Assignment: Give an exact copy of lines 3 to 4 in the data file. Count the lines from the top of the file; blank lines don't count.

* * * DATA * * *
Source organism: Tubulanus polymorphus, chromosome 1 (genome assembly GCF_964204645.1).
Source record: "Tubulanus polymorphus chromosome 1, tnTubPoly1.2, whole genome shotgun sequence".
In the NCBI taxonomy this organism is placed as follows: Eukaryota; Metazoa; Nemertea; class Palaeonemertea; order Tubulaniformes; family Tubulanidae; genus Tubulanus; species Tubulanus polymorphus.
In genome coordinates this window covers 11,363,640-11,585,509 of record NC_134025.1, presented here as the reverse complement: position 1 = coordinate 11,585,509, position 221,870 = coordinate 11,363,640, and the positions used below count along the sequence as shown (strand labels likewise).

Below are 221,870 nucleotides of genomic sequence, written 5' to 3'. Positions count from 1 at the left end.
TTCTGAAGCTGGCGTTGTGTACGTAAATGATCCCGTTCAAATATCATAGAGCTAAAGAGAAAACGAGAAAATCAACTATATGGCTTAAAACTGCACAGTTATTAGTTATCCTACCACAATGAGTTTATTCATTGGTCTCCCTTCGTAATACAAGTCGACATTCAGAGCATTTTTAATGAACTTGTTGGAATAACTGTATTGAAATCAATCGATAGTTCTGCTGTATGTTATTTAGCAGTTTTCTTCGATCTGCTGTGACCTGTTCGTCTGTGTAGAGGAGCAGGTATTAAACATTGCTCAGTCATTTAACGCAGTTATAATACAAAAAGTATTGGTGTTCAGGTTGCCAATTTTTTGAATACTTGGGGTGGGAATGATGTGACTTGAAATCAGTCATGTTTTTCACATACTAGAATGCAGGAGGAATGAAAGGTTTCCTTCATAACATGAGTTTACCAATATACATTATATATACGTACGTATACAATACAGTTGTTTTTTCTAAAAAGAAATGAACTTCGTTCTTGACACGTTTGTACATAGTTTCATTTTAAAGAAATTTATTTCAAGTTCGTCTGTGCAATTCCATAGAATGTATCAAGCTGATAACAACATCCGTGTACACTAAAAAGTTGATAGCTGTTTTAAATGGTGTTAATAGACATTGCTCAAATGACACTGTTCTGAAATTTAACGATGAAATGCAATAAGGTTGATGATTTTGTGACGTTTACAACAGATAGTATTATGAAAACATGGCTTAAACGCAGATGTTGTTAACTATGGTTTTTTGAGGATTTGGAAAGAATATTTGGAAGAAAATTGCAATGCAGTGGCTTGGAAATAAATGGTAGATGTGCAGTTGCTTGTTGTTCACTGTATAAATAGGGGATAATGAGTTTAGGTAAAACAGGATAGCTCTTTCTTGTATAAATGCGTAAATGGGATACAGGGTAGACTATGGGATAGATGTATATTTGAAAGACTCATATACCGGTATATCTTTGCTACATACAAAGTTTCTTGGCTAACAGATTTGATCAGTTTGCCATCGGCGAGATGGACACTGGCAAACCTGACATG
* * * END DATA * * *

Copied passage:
In the NCBI taxonomy this organism is placed as follows: Eukaryota; Metazoa; Nemertea; class Palaeonemertea; order Tubulaniformes; family Tubulanidae; genus Tubulanus; species Tubulanus polymorphus.
In genome coordinates this window covers 11,363,640-11,585,509 of record NC_134025.1, presented here as the reverse complement: position 1 = coordinate 11,585,509, position 221,870 = coordinate 11,363,640, and the positions used below count along the sequence as shown (strand labels likewise).